Peerless?

“Can Airbnb establish a global rental accommodation brand?”

A year ago Airbnb, a peer-to-peer home rental website, “raised $112M in funding, valuing it at $1.3bn, according to people close to the deal.” I nearly wrote about the many questions that such a “valuation” raises but have decided to just talk about the business today.  Airbnb started in San Francisco in 2008 and is now going global, thanks to the money it raised. Twelve months down the track, from the the funding round, it now has something to shout about.

It has just reported that it has 200,000 properties registered and has had 10m nights booked in the last five months. Both these figures doubled in the preceding half year. I make that about 24m nights a year with a mean occupancy ratio of about a third. Looking around the website I’d guess that the conservative nightly rental could be about $50, so possibly run rate cash flows of $500m pa. Airbnb take a fee of 3% that gives it run rate revenues of $15m per annum, plus interest on the cash sloshing around as it keeps it in escrow from the time of reservation until the guests arrive. At this stage of the game I assume it is not making a profit, as it now has offices popping up all over the place.

There is no doubt that there is demand for this sort of thing, as there are several similar businesses around the world, but probably not many with so much cash to invest. It has used some of it to acquire two similar companies in Europe, Crashpadder and Accoleo, but still has Windu in Germany, 9flats in the UK and iStopOver in Canada, to contend with as competitors in this space. It seems to be doing particularly well in the “vacation accommodation landscape” as one analyst put it.

On the face of it all this seems very impressive and I can see the value of an international brand in the “vacation accommodation landscape” particularly for US travellers who would value the benefit of a familiar brand more than most. I’m less sure though within each territory just what value the brand would add and what there is to stop others jumping on this particular band wagon, as barriers to entry seem quite low to me.

There is also the question of cost to establish itself as a big name in this sort of thing internationally. Margins are pretty small and they have already found out that they need to ensure “hosts” homes after one or two cases of damage. Also, just how big is the demand for this sort of thing?  It is competing head on with some pretty well organised and respected brands in the hotel space and numerous holiday let and swap businesses too.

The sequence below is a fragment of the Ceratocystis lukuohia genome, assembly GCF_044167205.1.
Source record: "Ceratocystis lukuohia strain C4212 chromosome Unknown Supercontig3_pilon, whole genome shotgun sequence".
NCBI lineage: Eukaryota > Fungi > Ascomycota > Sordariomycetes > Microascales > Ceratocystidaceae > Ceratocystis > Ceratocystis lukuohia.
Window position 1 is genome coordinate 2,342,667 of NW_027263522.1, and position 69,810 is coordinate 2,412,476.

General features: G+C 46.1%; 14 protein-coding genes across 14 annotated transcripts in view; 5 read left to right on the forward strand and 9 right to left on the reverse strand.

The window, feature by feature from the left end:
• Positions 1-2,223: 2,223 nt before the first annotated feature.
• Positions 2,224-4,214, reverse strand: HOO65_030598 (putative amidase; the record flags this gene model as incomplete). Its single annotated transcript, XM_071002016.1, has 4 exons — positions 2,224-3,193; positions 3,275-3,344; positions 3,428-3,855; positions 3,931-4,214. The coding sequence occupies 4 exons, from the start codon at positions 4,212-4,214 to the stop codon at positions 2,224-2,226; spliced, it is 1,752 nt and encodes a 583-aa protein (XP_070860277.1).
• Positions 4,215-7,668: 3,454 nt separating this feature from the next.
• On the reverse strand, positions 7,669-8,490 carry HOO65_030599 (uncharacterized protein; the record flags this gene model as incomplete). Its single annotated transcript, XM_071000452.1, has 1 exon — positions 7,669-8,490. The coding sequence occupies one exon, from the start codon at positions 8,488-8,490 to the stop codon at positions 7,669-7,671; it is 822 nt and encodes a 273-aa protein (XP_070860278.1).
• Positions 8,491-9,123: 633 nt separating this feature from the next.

This is an early stage business and it is still finding its feet but I expect it will need to pick a niche where it can offer a strong emotional component to its brand, rather than just the practicalities of intermediating accommodation, if it wants to succeed long term. Patriotism and fear of the unknown works well for several US travel brands, for US travellers, where it seems to be having most success to date and maybe that is its best focus.

While I can see a potential niche business here, whether there is much money in it is another thing all together. It is not cheap to run a genuinely international business, nor will it be easy to manage either. It may well be that as an adjunct to an already established travel brand, like an airline, travel portal, or travel firm, or even a US hotel brand, it could work and be both a protective move and possibly even a diversifying move to acquire it before it develops fully.

Airbnb is a neat but rather exposed and fragile idea that has a long way to go before it becomes a proven business. It is though a “high concept” idea that appeals to some investors and my guess is that with enough buzz it may end up as part of something bigger before it ever finds out how well it would do on its own.

Mark

 

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